/ect/default/gpsd – there is a default file that comes with the package, it needs to be modified to start the daemon automatically and look for the pps signal on ttyS0.
Now check and see if the GPS module is working by typing cgps or gpsmon. The output should look something like this:
It did not take the module too long to find and lock onto GPS. If you don’t see something like this in five minutes or so, go back and check your wiring, and make sure that the data connections are made right. The GT-U7 has a little red LED that is lit when the PPS pulse is not being sent. If this light is not on at all, check your power connection. If it is on steady, check your antenna. If it is flashing, but you are not seeing any output in cgps or gpsmon, check your data connections.
Next and last configuration file is the /etc/chrony/chrony.conf file. At the top of the file, I added the following lines:
#custom lines for PPS
server time-a-g.nist.gov iburst
# add refclock pps
refclock SMH 0 delay .1 refid NEMA
refclock PPS /dev/pps0 refid PPS
#my home network
Leave the rest of the file alone. Basically, the time servers are added to compare the GPS time and act as a backup. The hosts on my home network are allowed to query this host and use it as an NTP server.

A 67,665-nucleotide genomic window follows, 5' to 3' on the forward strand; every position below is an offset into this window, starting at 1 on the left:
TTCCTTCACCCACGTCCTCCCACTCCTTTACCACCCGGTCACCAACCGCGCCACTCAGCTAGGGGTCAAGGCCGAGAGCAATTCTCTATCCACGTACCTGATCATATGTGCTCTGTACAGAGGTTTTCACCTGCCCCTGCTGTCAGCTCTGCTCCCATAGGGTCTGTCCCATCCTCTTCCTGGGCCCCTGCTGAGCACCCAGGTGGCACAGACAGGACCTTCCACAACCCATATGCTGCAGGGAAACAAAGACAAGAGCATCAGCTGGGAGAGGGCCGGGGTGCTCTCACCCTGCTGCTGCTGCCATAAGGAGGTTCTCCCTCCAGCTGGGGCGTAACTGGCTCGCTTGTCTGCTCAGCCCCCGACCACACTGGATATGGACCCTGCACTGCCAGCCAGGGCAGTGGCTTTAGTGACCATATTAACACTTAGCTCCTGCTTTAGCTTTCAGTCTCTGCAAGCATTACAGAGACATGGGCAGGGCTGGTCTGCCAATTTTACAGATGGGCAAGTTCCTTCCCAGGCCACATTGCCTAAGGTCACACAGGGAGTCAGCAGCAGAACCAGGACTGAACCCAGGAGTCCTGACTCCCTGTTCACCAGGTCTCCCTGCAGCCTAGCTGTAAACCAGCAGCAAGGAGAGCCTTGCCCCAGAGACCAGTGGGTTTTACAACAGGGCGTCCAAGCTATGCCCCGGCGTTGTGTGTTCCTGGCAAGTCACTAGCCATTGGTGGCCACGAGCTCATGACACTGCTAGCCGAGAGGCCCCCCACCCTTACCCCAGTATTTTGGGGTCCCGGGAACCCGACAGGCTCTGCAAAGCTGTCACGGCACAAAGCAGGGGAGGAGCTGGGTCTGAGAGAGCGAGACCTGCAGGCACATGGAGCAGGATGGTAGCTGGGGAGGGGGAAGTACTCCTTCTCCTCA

sudo systemctl restart chrony
Wait a couple of minutes and check the chrony console to see what is happening: chronyc sources. Should look something like this:
This was after the server had been running for a day. Chrony is great because it measures the hardware performance and creates a delay file. This is used to anticipate any hardware-added delays that the system might have. The last sample column is of interest, the number indicates the offset between the local clock and the source at the last measurement. The far column is the margin of error or greatest variation +/- of the expected values. A value of 0.0000000042 seconds or 0.042 microseconds is pretty good for an $11.00 piece of hardware. Now every host in my house is syncd to satellite within 0.042 microseconds, in lockstep through the time-space continuum.
If I were to do this professionally, I would use better hardware. I think the pi 4 has better serial and ethernet interfaces, more RAM, and a quad-core processor. Last I looked they were $75.00 at Newark.
The GPS module was the cheapest I could find on Amazon. I am slightly concerned about the longevity of this device. Perhaps it will run for a long time, or perhaps not. A quick search brought up several “hats” (plug directly into the 20-pin header). These range in price from about $30.00 to $60.00. What is required of any GPS module is 1PPS output. The configuration would be about the same although some use GPIO 4 instead of 18.